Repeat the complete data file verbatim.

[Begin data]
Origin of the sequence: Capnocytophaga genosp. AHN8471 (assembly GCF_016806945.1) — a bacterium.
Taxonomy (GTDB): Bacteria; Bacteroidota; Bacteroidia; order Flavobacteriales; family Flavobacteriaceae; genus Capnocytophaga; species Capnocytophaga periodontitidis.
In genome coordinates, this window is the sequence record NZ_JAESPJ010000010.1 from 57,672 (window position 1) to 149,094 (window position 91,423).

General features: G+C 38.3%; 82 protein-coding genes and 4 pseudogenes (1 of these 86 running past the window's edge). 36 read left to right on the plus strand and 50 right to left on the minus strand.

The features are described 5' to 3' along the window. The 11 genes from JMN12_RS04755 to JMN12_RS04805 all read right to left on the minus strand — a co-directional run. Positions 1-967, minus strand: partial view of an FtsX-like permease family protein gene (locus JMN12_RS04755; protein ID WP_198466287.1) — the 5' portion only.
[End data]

Origin of the sequence: Capnocytophaga genosp. AHN8471 (assembly GCF_016806945.1) — a bacterium.
Taxonomy (GTDB): Bacteria; Bacteroidota; Bacteroidia; order Flavobacteriales; family Flavobacteriaceae; genus Capnocytophaga; species Capnocytophaga periodontitidis.
In genome coordinates, this window is the sequence record NZ_JAESPJ010000010.1 from 57,672 (window position 1) to 149,094 (window position 91,423).

General features: G+C 38.3%; 82 protein-coding genes and 4 pseudogenes (1 of these 86 running past the window's edge). 36 read left to right on the plus strand and 50 right to left on the minus strand.

The features are described 5' to 3' along the window. The 11 genes from JMN12_RS04755 to JMN12_RS04805 all read right to left on the minus strand — a co-directional run. Positions 1-967, minus strand: partial view of an FtsX-like permease family protein gene (locus JMN12_RS04755; protein ID WP_198466287.1) — the 5' portion only.